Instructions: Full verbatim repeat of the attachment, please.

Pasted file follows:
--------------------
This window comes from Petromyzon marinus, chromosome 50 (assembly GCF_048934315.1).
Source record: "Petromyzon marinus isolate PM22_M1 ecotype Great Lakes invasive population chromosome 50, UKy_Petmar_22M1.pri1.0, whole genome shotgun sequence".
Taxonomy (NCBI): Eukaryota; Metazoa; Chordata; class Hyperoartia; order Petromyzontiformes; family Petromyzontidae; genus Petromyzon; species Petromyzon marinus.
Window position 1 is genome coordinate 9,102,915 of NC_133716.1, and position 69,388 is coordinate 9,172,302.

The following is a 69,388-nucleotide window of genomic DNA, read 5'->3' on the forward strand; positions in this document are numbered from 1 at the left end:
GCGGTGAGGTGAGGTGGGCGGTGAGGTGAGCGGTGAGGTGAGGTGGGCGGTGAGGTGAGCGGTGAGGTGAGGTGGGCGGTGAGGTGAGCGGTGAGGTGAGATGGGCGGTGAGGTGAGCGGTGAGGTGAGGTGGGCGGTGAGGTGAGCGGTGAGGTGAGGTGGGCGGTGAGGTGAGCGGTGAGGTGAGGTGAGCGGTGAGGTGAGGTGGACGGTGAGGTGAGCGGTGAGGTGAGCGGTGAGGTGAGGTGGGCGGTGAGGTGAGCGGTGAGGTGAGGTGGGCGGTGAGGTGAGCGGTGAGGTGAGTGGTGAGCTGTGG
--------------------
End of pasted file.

This window comes from Petromyzon marinus, chromosome 50 (assembly GCF_048934315.1).
Source record: "Petromyzon marinus isolate PM22_M1 ecotype Great Lakes invasive population chromosome 50, UKy_Petmar_22M1.pri1.0, whole genome shotgun sequence".
Taxonomy (NCBI): Eukaryota; Metazoa; Chordata; class Hyperoartia; order Petromyzontiformes; family Petromyzontidae; genus Petromyzon; species Petromyzon marinus.
Window position 1 is genome coordinate 9,102,915 of NC_133716.1, and position 69,388 is coordinate 9,172,302.

The following is a 69,388-nucleotide window of genomic DNA, read 5'->3' on the forward strand; positions in this document are numbered from 1 at the left end:
GCGGTGAGGTGAGGTGGGCGGTGAGGTGAGCGGTGAGGTGAGGTGGGCGGTGAGGTGAGCGGTGAGGTGAGGTGGGCGGTGAGGTGAGCGGTGAGGTGAGATGGGCGGTGAGGTGAGCGGTGAGGTGAGGTGGGCGGTGAGGTGAGCGGTGAGGTGAGGTGGGCGGTGAGGTGAGCGGTGAGGTGAGGTGAGCGGTGAGGTGAGGTGGACGGTGAGGTGAGCGGTGAGGTGAGCGGTGAGGTGAGGTGGGCGGTGAGGTGAGCGGTGAGGTGAGGTGGGCGGTGAGGTGAGCGGTGAGGTGAGTGGTGAGCTGTGG